French painter Nathalie du Pasquier is more commonly associated with the Memphis group, the design collective which revolutionised design in the 1980s. However, Du Pasquier’s work has developed in a personal, intimate direction since the group’s dismantling in 1987, and moved beyond the playful graphic illustrations she was originally known for.
This month, London’s Pace Gallery celebrates the artist's work with a solo exhibition of her recent paintings, drawings and sculptures. Titled ‘From Time to Time,’ the show explores the ways Du Pasquier has challenged the rules of representations of forms, and arrangement of objects, presenting a body of work that blurs the boundaries between art and design. The exhibit is also the first in a series of three solo exhibitions chronicling Du Pasquier’s work this year, with two shows following at the Camden Arts Centre, London, and the Institute of Contemporary Art, Philadelphia.
The exhibition features a series of abstract still lifes, studies of space presented as geometric landscapes in a palette of reds, blues and brown, with three-dimensional elements completing the canvas. There is also a small selection of delightful pen and pencil drawings depicting the same scenes, and the exhibition is punctuated by geometric, totem-like sculptures – a medium the artist has explored since 2011.
Untitled, by Nathalie Du Pasquier, 2013. Photography: Delfino Sisto Legnani. © Nathalie Du Pasquier
The paintings range from bold, flat depictions to more delicate representations of space, interspersed by pen drawings that all together create a clear panorama of the artist’s visual world. ‘Through the representation, I learned about looking and transforming what I saw into a painting,’ says Du Pasquier. ‘The abstract work is a different kind of position. I become a builder, an inventor.’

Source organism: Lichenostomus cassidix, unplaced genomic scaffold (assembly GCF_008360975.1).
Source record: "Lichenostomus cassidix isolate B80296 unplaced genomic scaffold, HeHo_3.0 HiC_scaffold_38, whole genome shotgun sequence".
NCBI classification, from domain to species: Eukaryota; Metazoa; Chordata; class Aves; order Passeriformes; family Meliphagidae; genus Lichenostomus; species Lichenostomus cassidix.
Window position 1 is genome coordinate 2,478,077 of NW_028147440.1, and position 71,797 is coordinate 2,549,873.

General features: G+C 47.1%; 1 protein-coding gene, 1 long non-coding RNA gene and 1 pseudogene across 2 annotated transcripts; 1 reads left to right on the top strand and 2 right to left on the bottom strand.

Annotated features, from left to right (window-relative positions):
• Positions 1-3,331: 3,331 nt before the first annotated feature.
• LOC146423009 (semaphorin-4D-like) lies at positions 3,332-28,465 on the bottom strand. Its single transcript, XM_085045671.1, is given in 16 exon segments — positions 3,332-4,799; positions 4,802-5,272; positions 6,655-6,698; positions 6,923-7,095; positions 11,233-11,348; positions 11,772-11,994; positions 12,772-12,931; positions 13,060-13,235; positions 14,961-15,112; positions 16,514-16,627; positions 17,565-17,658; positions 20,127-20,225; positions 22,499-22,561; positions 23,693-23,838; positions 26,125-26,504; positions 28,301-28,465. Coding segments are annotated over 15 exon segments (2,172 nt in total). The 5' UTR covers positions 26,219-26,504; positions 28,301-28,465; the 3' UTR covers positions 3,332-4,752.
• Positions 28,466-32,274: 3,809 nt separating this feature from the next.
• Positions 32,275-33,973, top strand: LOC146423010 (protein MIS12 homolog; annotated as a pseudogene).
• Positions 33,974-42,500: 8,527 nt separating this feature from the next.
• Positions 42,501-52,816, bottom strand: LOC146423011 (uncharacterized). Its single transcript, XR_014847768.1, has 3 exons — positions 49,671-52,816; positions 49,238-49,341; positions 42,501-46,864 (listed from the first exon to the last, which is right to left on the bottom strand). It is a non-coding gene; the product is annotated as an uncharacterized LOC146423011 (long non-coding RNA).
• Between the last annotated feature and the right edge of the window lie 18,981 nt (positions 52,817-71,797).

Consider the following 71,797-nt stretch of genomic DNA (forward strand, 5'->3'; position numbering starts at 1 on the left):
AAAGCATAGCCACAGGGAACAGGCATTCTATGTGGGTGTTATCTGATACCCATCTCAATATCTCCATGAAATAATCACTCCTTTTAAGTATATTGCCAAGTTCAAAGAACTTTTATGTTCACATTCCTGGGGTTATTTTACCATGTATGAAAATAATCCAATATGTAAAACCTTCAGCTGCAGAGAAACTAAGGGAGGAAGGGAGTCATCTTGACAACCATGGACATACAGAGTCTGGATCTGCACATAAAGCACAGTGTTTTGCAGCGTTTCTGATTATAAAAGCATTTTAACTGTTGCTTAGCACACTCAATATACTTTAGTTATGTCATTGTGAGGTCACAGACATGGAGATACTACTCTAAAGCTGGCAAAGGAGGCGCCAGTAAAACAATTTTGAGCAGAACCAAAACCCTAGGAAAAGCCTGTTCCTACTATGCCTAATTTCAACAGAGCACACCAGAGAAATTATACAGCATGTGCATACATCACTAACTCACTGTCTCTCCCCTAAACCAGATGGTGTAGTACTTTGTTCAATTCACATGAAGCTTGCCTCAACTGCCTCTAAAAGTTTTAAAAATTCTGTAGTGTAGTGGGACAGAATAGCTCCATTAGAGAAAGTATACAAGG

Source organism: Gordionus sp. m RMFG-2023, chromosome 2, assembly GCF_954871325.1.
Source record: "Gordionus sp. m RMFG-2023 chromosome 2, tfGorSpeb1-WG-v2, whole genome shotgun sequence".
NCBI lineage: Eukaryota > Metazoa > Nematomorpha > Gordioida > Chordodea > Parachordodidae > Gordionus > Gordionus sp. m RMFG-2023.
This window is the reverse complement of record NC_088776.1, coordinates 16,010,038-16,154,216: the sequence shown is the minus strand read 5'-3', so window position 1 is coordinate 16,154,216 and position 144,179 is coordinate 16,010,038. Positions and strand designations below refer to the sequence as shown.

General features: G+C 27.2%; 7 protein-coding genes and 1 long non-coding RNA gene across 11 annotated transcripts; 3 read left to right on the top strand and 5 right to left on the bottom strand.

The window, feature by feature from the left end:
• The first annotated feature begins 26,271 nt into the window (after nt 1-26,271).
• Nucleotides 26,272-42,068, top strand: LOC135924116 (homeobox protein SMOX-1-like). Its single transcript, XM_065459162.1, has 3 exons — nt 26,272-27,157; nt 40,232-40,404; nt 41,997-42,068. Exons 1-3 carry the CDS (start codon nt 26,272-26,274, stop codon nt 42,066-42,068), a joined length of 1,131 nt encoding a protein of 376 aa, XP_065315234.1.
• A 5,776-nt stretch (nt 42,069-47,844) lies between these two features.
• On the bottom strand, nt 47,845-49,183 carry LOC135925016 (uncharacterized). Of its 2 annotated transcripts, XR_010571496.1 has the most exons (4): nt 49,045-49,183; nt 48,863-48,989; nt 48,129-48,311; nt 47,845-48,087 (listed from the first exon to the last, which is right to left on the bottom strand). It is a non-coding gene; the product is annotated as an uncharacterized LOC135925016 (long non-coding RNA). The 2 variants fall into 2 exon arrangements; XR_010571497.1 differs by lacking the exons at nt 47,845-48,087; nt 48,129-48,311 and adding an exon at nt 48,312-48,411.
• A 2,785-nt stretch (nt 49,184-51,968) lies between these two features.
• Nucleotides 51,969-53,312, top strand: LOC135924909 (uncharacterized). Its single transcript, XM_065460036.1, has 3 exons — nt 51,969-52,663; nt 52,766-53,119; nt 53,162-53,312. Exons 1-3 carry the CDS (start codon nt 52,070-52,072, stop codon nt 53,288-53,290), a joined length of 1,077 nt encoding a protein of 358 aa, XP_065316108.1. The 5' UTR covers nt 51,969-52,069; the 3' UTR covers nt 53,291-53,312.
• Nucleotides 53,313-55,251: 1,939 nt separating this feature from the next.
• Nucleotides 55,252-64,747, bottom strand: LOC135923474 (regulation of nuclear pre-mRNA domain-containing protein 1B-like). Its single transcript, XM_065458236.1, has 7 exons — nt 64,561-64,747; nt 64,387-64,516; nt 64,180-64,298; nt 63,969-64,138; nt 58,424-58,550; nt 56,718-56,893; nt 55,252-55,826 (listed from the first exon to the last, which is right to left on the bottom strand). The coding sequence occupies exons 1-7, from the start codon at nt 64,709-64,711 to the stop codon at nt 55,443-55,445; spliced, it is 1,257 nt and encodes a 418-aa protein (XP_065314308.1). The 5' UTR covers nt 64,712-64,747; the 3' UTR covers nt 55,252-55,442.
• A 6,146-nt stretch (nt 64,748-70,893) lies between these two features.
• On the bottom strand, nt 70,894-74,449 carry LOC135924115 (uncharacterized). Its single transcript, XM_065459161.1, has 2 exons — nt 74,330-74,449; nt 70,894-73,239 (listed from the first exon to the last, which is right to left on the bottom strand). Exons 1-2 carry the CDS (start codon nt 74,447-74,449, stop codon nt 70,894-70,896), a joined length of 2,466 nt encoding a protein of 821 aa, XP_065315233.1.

Du Pasquier also worked on the exhibition design, conceived as an overall installation which transforms Pace’s London outpost in a dynamic, colourful environment focused around a bright red room and featuring lines of colour interrupting the white gallery.
‘The paintings in the red room are traditional still-lifes representing abstract constructions, and you do not see them when you enter the exhibition,’ explains the artist. ‘What you see instead, is the recent work where I have composed abstract paintings, done in the last two years, with three-dimensional elements that show the scars of time. What I want to show here is this continuous shift from one position to another. It is in that movement that I recharge the dynamo.'